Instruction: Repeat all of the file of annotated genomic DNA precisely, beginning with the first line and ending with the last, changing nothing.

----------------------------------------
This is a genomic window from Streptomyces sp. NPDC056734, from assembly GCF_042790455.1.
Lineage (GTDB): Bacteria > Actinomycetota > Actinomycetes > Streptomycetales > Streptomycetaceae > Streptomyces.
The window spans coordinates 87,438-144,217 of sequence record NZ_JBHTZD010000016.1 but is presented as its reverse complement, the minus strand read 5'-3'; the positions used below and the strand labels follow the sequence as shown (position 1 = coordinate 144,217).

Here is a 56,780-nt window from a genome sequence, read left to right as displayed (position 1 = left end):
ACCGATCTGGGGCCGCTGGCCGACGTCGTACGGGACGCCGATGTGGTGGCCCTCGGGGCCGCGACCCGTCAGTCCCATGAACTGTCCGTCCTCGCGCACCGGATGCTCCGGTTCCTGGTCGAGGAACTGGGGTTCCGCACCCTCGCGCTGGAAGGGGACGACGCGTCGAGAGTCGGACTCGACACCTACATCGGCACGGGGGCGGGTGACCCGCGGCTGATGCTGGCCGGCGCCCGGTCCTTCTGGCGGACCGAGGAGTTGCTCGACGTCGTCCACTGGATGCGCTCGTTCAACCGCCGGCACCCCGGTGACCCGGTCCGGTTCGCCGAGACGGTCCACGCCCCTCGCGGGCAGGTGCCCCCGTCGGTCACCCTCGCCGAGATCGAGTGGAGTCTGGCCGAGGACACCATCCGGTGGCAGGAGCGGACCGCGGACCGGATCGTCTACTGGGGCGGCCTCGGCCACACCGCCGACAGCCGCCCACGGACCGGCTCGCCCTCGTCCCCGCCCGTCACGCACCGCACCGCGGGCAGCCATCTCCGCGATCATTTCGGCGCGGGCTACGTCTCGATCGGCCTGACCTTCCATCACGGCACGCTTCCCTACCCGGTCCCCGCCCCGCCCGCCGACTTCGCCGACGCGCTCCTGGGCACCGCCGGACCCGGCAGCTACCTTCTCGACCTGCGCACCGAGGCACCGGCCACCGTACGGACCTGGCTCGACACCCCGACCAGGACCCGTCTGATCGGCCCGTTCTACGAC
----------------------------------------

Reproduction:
This is a genomic window from Streptomyces sp. NPDC056734, from assembly GCF_042790455.1.
Lineage (GTDB): Bacteria > Actinomycetota > Actinomycetes > Streptomycetales > Streptomycetaceae > Streptomyces.
The window spans coordinates 87,438-144,217 of sequence record NZ_JBHTZD010000016.1 but is presented as its reverse complement, the minus strand read 5'-3'; the positions used below and the strand labels follow the sequence as shown (position 1 = coordinate 144,217).

Here is a 56,780-nt window from a genome sequence, read left to right as displayed (position 1 = left end):
ACCGATCTGGGGCCGCTGGCCGACGTCGTACGGGACGCCGATGTGGTGGCCCTCGGGGCCGCGACCCGTCAGTCCCATGAACTGTCCGTCCTCGCGCACCGGATGCTCCGGTTCCTGGTCGAGGAACTGGGGTTCCGCACCCTCGCGCTGGAAGGGGACGACGCGTCGAGAGTCGGACTCGACACCTACATCGGCACGGGGGCGGGTGACCCGCGGCTGATGCTGGCCGGCGCCCGGTCCTTCTGGCGGACCGAGGAGTTGCTCGACGTCGTCCACTGGATGCGCTCGTTCAACCGCCGGCACCCCGGTGACCCGGTCCGGTTCGCCGAGACGGTCCACGCCCCTCGCGGGCAGGTGCCCCCGTCGGTCACCCTCGCCGAGATCGAGTGGAGTCTGGCCGAGGACACCATCCGGTGGCAGGAGCGGACCGCGGACCGGATCGTCTACTGGGGCGGCCTCGGCCACACCGCCGACAGCCGCCCACGGACCGGCTCGCCCTCGTCCCCGCCCGTCACGCACCGCACCGCGGGCAGCCATCTCCGCGATCATTTCGGCGCGGGCTACGTCTCGATCGGCCTGACCTTCCATCACGGCACGCTTCCCTACCCGGTCCCCGCCCCGCCCGCCGACTTCGCCGACGCGCTCCTGGGCACCGCCGGACCCGGCAGCTACCTTCTCGACCTGCGCACCGAGGCACCGGCCACCGTACGGACCTGGCTCGACACCCCGACCAGGACCCGTCTGATCGGCCCGTTCTACGAC